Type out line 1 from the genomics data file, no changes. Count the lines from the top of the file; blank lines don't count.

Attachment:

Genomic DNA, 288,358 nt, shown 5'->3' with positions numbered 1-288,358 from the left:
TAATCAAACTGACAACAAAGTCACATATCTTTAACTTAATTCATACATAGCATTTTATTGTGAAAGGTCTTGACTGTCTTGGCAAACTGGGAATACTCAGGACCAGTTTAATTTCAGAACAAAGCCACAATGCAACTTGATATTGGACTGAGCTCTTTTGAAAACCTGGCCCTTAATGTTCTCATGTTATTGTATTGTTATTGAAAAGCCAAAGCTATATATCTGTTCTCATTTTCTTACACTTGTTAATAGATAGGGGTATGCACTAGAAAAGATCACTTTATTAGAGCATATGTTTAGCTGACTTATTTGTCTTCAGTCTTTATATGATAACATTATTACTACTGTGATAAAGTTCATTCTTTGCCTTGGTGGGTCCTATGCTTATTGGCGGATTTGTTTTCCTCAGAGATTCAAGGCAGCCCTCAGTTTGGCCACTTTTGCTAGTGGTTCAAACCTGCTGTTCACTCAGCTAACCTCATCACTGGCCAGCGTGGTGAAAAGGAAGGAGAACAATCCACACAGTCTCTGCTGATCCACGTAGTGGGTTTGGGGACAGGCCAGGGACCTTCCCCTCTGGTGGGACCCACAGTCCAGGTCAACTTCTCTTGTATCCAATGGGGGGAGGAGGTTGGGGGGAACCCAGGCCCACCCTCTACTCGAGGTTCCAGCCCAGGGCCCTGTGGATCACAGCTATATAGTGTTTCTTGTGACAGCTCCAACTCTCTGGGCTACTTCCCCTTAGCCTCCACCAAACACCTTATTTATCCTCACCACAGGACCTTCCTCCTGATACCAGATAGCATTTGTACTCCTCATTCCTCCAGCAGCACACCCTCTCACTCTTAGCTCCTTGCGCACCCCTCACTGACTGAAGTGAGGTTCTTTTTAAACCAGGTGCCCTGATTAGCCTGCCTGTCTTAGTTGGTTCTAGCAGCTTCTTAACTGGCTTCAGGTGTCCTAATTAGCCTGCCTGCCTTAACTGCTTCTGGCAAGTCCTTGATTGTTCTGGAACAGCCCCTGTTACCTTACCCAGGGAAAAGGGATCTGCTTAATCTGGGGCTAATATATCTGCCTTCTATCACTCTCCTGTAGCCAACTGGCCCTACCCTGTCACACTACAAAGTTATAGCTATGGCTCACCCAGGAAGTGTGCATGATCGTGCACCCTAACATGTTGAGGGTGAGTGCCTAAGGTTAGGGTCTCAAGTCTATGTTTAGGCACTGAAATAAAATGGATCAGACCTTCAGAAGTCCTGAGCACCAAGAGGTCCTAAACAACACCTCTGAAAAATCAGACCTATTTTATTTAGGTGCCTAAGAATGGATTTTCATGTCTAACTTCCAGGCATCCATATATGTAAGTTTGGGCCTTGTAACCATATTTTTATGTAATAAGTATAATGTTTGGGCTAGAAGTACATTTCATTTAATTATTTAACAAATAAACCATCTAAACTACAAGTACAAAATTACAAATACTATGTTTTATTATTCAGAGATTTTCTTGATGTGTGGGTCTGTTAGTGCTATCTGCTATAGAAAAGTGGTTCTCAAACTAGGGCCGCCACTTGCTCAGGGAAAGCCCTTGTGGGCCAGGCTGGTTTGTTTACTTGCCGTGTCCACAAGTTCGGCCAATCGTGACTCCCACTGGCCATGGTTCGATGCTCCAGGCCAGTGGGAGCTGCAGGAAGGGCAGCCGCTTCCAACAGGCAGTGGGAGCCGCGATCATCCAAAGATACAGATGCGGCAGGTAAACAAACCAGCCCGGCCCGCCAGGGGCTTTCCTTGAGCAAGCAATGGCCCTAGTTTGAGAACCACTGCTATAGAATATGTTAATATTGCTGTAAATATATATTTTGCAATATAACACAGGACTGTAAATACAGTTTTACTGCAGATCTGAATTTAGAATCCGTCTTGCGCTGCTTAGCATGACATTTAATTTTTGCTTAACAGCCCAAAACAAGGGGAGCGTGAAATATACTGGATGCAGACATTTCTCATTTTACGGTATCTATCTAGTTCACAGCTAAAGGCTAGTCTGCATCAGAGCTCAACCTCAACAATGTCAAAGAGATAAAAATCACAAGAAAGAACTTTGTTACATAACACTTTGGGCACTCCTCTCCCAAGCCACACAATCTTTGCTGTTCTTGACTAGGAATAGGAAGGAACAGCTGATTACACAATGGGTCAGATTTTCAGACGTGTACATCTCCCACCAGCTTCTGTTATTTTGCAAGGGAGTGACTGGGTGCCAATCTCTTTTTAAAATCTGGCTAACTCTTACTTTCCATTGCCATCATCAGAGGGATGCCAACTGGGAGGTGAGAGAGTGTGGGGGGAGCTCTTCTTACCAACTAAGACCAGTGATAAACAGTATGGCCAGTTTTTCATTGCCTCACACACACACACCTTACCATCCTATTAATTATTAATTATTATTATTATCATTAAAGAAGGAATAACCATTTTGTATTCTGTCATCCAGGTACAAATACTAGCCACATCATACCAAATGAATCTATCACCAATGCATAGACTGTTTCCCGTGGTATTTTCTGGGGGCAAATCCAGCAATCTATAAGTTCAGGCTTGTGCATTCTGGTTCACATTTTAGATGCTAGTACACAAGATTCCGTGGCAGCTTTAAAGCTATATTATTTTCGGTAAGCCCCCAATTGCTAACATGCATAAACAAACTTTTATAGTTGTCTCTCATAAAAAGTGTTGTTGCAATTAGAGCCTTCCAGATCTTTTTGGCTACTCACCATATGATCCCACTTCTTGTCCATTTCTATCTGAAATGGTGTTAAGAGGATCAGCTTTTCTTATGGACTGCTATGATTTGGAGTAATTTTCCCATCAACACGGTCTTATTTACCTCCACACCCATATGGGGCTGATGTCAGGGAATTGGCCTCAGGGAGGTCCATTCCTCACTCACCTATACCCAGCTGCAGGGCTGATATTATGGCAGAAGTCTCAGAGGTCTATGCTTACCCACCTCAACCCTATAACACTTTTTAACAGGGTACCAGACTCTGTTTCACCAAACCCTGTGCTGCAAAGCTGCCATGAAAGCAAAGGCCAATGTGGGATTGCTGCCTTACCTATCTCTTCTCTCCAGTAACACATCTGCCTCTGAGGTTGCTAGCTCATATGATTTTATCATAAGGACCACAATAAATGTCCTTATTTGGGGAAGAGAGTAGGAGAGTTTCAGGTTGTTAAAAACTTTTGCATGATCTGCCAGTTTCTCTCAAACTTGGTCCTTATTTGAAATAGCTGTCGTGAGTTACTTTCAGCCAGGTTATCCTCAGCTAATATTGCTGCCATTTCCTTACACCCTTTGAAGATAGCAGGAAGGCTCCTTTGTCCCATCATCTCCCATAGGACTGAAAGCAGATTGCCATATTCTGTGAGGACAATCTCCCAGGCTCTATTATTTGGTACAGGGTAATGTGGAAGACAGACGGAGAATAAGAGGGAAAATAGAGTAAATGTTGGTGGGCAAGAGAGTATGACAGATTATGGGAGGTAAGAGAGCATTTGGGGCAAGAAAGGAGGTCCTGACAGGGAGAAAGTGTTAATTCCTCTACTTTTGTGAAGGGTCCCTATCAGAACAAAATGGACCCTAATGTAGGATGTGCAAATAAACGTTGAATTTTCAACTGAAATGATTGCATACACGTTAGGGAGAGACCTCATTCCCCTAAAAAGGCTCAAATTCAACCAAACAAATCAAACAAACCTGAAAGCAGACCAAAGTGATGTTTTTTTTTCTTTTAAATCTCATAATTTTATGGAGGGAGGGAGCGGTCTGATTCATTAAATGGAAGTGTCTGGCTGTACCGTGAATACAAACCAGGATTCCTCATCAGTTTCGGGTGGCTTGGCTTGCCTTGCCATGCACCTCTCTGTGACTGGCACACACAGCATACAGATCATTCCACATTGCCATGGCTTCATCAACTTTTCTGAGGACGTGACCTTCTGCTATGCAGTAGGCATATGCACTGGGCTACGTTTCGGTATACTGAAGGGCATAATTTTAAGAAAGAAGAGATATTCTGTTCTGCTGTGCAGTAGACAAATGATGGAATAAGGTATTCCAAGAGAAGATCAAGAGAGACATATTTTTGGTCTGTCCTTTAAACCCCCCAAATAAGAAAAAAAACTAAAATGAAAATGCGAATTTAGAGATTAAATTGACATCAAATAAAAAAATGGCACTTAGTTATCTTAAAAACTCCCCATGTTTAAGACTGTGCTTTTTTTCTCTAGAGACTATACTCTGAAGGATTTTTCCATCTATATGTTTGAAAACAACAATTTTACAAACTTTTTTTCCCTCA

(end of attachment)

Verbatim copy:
Genomic DNA, 288,358 nt, shown 5'->3' with positions numbered 1-288,358 from the left: